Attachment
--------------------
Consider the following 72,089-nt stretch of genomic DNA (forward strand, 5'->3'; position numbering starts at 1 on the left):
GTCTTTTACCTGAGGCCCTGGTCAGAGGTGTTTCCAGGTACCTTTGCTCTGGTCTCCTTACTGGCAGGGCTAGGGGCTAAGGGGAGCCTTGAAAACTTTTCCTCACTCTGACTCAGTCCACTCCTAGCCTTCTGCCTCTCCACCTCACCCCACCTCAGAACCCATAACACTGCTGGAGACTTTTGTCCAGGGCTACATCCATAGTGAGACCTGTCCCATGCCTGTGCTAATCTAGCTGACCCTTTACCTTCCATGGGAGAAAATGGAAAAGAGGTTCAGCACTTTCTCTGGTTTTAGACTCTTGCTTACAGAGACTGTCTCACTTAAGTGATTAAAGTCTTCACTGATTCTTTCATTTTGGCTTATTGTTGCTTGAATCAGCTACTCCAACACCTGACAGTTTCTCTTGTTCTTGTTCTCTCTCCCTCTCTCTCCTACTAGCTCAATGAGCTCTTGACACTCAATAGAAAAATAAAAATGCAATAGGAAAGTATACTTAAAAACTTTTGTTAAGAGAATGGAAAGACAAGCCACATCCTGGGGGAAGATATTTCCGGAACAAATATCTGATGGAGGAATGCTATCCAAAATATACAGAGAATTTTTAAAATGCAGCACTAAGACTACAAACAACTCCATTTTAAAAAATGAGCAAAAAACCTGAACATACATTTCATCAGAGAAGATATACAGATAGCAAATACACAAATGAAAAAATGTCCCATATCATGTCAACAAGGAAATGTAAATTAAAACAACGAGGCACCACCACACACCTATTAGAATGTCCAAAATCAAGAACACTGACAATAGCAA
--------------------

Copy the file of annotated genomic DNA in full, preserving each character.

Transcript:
Consider the following 72,089-nt stretch of genomic DNA (forward strand, 5'->3'; position numbering starts at 1 on the left):
GTCTTTTACCTGAGGCCCTGGTCAGAGGTGTTTCCAGGTACCTTTGCTCTGGTCTCCTTACTGGCAGGGCTAGGGGCTAAGGGGAGCCTTGAAAACTTTTCCTCACTCTGACTCAGTCCACTCCTAGCCTTCTGCCTCTCCACCTCACCCCACCTCAGAACCCATAACACTGCTGGAGACTTTTGTCCAGGGCTACATCCATAGTGAGACCTGTCCCATGCCTGTGCTAATCTAGCTGACCCTTTACCTTCCATGGGAGAAAATGGAAAAGAGGTTCAGCACTTTCTCTGGTTTTAGACTCTTGCTTACAGAGACTGTCTCACTTAAGTGATTAAAGTCTTCACTGATTCTTTCATTTTGGCTTATTGTTGCTTGAATCAGCTACTCCAACACCTGACAGTTTCTCTTGTTCTTGTTCTCTCTCCCTCTCTCTCCTACTAGCTCAATGAGCTCTTGACACTCAATAGAAAAATAAAAATGCAATAGGAAAGTATACTTAAAAACTTTTGTTAAGAGAATGGAAAGACAAGCCACATCCTGGGGGAAGATATTTCCGGAACAAATATCTGATGGAGGAATGCTATCCAAAATATACAGAGAATTTTTAAAATGCAGCACTAAGACTACAAACAACTCCATTTTAAAAAATGAGCAAAAAACCTGAACATACATTTCATCAGAGAAGATATACAGATAGCAAATACACAAATGAAAAAATGTCCCATATCATGTCAACAAGGAAATGTAAATTAAAACAACGAGGCACCACCACACACCTATTAGAATGTCCAAAATCAAGAACACTGACAATAGCAA